Question: A makes an offer to B for the sale of radio to B for Rs. 200 only. The next day he sells the radio to C and this fact comes to the knowledge of B from his friends. Can B still accept the offer of A? [HJS 1988] Find the answer to the mains question only on… Read More »

Question: A makes an offer to B for the sale of radio to B for Rs. 200 only. The next day he sells the radio to C and this fact comes to the knowledge of B from his friends. Can B still accept the offer of A? [HJS 1988] Find the answer to the mains question only on Legal Bites. [A makes an offer to B for the sale of radio to B for Rs. 200 only. The next day he sells the radio to C and this fact comes to the knowledge of B from his friends. Can B still accept the offer of A?] Answer Section 4...

Question: A makes an offer to B for the sale of radio to B for Rs. 200 only. The next day he sells the radio to C and this fact comes to the knowledge of B from his friends. Can B still accept the offer of A? [HJS 1988]

Find the answer to the mains question only on Legal Bites. [A makes an offer to B for the sale of radio to B for Rs. 200 only. The next day he sells the radio to C and this fact comes to the knowledge of B from his friends. Can B still accept the offer of A?]

Answer

Section 4 of The Indian Contract Act, 1872 states that, “communication of a proposal is complete when it comes to the knowledge of the person to whom it is made.”Acceptance should be made before the offer lapses. An offer lapse in the circumstances provided for in Section 6.

Section 5 of the Act lays down that “A proposal may be revoked at any time before the communication of its acceptance is complete as against the proposer, but not afterwards.”

Further, Section 6 of the Act provides “A proposal can be revoked:

  • By the communication of notice of revocation by proposer to the other party.
  • By the lapse of the time prescribed in such proposal for its acceptance, or, if no time is so prescribed, by the lapse of a reasonable time, without communication of the acceptance.
  • By the failure of the acceptor to fulfill a condition precedent to acceptance.
  • By the death or insanity of the proposer, if the fact of his death or insanity of proposer comes to the knowledge of acceptor before the acceptance.”

The time of such revocation has been stated in Section 4, which lays down that a proposal may be revoked at any time before the communication of its acceptance is complete as against the proposer that is before the communication of its acceptance is put in the course of transmission to the proposer. The words, “by the proposer” used in the clause imply that a notice of revocation shall be communicated to the other party by the proposer himself or his agent and not by any third person. But under English law, the acceptor must come to know about the proposal by the proposer through some source. Also, it is not necessary as under the Indian Contract law that the proposer himself should communicate revocation of the proposal to the other party, and therefore the dictum of the famous case of Dickinson v Dodds, (1876) 2 Ch D 463, would not be applied in India.

In Dickinson v. Dodds (1876, 2 Ch D 463) case, on the 10th June, Dodds made Dickinson an offer to sell him a dwelling house for $800. The offer was left to be open until Friday, 9 AM, 12th June. On the 11th of June Dodds entered into a contract to sell the house to one A. One B informed Dickinson of the sale to A, but he was not acting under the authority of Dodds. Dickinson handed Dodds an acceptance of the offer a few minutes before 9 AM on 12th but Dickinson said he is too late; he has already sold his property.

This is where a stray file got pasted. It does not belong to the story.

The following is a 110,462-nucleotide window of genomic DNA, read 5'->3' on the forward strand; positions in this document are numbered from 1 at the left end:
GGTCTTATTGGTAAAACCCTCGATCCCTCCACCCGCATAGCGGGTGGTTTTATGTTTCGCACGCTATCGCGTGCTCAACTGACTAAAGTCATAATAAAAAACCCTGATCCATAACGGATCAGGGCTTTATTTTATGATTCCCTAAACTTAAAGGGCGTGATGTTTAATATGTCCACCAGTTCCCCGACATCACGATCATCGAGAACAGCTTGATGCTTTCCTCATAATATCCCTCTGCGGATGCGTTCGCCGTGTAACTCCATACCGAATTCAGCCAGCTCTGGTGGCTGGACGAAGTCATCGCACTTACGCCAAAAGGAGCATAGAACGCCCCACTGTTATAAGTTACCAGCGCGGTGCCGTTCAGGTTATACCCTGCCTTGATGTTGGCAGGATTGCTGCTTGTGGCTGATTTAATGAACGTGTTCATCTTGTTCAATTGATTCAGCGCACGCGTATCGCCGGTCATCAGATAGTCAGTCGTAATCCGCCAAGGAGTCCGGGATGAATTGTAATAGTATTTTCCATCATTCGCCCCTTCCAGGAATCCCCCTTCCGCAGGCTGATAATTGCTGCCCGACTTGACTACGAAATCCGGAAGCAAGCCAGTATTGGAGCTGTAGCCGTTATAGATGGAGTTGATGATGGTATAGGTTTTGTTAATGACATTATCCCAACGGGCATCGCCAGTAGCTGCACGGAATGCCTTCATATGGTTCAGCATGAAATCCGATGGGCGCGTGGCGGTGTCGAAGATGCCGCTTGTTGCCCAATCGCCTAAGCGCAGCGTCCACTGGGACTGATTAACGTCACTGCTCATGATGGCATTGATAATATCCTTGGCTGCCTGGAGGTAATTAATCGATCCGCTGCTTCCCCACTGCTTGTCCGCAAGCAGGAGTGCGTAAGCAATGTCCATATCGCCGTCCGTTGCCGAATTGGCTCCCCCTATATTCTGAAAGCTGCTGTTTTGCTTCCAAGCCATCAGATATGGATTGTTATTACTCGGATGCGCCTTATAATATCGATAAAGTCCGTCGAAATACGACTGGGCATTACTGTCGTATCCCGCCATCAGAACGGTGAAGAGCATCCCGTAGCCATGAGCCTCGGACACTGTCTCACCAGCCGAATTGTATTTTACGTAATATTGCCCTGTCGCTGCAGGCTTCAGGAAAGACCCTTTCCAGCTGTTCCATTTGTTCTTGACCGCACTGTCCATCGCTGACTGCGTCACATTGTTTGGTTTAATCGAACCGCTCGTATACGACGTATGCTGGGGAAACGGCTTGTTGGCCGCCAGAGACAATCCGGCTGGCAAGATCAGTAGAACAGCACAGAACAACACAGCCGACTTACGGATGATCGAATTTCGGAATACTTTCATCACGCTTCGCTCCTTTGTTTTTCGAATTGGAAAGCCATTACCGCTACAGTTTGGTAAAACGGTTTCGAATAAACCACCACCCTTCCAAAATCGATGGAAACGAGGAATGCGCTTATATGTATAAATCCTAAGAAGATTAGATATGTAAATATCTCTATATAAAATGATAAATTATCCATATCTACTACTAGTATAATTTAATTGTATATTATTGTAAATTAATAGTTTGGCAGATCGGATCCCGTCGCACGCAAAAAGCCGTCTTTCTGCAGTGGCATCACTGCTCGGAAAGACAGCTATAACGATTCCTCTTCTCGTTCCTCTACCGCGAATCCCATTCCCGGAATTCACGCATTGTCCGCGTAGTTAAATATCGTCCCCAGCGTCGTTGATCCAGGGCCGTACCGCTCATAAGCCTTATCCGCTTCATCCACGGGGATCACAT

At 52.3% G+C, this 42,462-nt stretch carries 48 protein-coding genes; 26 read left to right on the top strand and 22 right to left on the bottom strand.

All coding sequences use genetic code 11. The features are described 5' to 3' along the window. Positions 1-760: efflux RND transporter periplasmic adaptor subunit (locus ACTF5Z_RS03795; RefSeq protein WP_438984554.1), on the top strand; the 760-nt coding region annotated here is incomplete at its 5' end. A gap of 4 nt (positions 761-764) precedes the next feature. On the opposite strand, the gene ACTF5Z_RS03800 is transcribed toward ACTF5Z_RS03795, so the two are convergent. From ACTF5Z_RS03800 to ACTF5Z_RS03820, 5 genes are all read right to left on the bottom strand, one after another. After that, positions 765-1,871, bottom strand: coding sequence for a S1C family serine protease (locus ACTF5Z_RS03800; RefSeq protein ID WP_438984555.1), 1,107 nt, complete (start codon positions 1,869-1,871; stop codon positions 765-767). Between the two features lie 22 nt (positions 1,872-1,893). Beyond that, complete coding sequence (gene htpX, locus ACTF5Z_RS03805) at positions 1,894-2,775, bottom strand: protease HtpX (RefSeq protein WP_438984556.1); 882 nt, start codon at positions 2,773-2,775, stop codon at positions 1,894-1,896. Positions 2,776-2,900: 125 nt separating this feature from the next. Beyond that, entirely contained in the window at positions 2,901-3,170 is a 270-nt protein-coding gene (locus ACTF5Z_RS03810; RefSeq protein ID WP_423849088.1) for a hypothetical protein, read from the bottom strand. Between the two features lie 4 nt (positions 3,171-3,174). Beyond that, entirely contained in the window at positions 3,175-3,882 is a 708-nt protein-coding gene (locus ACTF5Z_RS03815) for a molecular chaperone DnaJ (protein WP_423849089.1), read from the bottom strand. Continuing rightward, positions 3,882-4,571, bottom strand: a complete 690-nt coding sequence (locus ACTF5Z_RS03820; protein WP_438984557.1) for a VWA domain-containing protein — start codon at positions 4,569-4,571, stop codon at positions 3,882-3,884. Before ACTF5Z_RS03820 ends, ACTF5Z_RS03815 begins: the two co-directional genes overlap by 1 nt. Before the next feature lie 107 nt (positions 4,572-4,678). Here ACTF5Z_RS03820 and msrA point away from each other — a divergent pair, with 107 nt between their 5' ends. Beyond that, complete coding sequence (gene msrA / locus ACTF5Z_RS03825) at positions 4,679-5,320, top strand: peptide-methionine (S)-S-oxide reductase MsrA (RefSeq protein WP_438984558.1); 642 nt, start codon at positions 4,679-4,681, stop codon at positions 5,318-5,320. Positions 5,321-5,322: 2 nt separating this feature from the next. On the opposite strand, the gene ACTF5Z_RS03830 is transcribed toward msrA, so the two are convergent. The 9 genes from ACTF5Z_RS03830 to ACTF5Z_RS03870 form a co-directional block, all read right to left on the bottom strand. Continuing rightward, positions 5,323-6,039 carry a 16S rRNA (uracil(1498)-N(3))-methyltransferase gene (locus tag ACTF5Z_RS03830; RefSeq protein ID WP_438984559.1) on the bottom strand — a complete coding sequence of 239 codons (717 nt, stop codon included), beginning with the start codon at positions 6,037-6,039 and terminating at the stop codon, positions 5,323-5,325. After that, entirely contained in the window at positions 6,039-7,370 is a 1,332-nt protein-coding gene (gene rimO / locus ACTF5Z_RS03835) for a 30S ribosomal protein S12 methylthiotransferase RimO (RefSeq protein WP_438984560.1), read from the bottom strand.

The court of appeal, in this case, held that there was no contract; relying on Dickinson’s knowledge of the sale to the third party which was communicated to him by B. The correctness of this decision is doubted by Anson on the reasoning that in any event, it is no authority since the section makes it clear that revocation of a proposal can be made by a communication of a notice of revocation by the proposer to the other party and so knowledge of the proposer’s intention to revoke coming to the offeree from whatever other source would not be good notice of revocation; as notice of revocation must come from the proposer or his agent duly appointed.

Applying the aforesaid relevant provisions of the Indian Contract Act to the present proposition at hand, here 'A’ had made an offer to B to sell him radio for Rs. 200, and the very next day 'A’ sells the same Radio to 'C’. However, there was no time period specified by A in his offer to 'B’ to give his acceptance by that particular date. 'A’ didn’t even send any communication of revocation of an offer to 'B revoking.

The fact that A sells the radio to C the very next day, hence we can say that there has not been a lapse of reasonable time without communication of acceptance by B, so in the eyes of law, offer made by A to B still subsists, and B is allowed to accept the offer of A despite his knowledge that A has sold the radio to C.

The sale of the radio to C cannot be said to be a notice of revocation of the proposal. Since there is no notice of revocation from the proposer or his agent, B can still accept the offer of A.


Law of Contract Mains Questions Series: Important Questions for Judiciary, APO & University Exams

  1. Law of Contract Mains Questions Series Part-I
  2. Law of Contract Mains Questions Series Part-II
  3. Law of Contract Mains Questions Series Part-III
  4. Law of Contract Mains Questions Series Part-IV
  5. Law of Contract Mains Questions Series Part-V
  6. Law of Contract Mains Questions Series Part-VI
  7. Law of Contract Mains Questions Series Part-VII
  8. Law of Contract Mains Questions Series Part-VIII
  9. Law of Contract Mains Questions Series Part-IX
  10. Law of Contract Mains Questions Series Part-X
Updated On 2022-01-05T11:29:12+05:30
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